The Pseudo-Amphilochian Vita Basilii: An Apocryphal Life of Saint Basil the Great
Florilegium, Volume 2 (1980) 217-239
At a time when the scholarly world is commemorating the sixteen-hundredth anniversary of the death of Saint Basil the Great (ob. 1st January 379), it might not be impertinent to recall to westerners that for almost a millennium the real Saint Basil was virtually unknown to a large segment of Christendom, and that in his stead was honoured a large ly fictitious saint of the same name and purlieu whose supposed deeds rendered him well deserving of the popular acclaim which he widely received.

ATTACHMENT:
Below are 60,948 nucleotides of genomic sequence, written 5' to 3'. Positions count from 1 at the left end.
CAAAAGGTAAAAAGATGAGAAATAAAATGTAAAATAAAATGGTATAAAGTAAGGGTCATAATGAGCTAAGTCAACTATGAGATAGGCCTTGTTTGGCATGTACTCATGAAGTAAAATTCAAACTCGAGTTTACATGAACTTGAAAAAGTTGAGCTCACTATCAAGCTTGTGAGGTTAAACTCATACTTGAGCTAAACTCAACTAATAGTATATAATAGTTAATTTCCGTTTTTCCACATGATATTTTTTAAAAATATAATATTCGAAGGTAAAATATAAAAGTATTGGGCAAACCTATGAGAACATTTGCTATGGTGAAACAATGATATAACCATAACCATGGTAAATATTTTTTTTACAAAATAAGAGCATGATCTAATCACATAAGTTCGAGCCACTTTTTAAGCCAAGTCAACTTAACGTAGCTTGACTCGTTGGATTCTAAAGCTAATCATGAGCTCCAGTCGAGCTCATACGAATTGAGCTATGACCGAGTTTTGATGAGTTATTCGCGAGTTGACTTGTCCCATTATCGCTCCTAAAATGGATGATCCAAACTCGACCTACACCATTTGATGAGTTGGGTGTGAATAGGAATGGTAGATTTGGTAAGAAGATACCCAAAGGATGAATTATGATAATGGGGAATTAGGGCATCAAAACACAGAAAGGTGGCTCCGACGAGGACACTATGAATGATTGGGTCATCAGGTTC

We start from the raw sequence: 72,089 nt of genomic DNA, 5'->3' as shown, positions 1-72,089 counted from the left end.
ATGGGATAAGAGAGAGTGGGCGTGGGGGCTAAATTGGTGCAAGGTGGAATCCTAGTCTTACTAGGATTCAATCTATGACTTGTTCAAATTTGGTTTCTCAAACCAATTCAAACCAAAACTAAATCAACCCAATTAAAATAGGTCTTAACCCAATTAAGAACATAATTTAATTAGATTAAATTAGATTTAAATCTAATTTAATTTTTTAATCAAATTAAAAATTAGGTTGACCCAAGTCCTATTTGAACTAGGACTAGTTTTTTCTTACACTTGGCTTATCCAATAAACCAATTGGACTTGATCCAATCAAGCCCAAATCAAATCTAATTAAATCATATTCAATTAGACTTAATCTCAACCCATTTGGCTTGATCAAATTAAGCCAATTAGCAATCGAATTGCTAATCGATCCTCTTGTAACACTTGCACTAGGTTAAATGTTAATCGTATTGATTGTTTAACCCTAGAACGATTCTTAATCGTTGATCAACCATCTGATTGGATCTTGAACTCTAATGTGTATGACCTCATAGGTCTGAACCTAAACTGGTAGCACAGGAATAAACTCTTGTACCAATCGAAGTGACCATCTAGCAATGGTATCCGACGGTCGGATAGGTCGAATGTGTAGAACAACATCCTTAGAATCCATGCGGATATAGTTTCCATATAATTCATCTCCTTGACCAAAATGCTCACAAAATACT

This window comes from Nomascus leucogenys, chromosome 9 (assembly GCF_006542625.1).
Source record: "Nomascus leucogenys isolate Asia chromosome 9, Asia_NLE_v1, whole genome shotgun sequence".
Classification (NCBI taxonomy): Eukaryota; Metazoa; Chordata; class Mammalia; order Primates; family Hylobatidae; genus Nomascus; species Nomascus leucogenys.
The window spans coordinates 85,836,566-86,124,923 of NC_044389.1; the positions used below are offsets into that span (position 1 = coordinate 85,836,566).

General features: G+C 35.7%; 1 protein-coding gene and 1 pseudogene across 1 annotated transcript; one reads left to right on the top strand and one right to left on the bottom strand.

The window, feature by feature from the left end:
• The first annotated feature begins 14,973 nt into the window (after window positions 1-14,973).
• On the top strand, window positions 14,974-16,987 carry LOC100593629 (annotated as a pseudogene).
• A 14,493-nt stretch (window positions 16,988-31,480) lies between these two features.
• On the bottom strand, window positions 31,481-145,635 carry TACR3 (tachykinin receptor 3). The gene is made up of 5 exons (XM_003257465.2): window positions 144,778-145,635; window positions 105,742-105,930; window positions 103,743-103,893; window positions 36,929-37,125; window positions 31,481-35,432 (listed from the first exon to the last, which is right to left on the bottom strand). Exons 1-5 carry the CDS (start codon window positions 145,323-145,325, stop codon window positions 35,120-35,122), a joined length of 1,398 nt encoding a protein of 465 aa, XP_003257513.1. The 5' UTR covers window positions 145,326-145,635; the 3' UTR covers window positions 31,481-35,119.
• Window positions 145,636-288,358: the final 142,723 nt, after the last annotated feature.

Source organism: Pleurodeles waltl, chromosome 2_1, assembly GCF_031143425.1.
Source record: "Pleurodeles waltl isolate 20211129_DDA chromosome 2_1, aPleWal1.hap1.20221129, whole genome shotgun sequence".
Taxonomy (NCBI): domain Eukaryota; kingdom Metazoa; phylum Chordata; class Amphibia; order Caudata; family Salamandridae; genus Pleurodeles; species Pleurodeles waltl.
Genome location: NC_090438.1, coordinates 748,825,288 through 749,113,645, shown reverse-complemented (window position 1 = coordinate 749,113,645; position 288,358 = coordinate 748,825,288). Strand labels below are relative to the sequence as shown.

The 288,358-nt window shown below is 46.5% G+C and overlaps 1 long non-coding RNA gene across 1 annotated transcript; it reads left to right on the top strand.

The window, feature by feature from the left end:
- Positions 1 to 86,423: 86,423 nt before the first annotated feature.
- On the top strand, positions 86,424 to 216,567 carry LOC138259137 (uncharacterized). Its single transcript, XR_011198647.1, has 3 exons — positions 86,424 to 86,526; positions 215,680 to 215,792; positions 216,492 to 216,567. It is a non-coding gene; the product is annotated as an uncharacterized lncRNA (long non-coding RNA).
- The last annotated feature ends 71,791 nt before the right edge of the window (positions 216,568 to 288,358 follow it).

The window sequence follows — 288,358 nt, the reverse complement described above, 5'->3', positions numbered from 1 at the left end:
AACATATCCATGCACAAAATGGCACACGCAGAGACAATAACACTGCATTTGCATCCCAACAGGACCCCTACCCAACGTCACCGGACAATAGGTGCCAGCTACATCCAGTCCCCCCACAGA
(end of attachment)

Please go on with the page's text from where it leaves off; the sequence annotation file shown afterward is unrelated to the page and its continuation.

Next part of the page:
The greatness of the genuine Saint Basil is of course beyond dispute for a variety of reasons which need hardly be rehearsed in this article. In the famous encomium delivered by Gregory of Nazianzus within three years of the saint’s death he is already referred to without any explanation or defence as oktioq, Basil the Great, to which title Gregory seems to be able to assume universal consent. Basil’s greatness was later reinforced by his association with the two other “hierarchs” in popular devotion: the above mentioned Gregory, “the Theologian” as he is known to the Orthodox, and Saint John Chrysostom; and from the tenth century his greatness served the additional purpose of distinguishing him from the once spectacular but now obscure Saint Basil-the-less.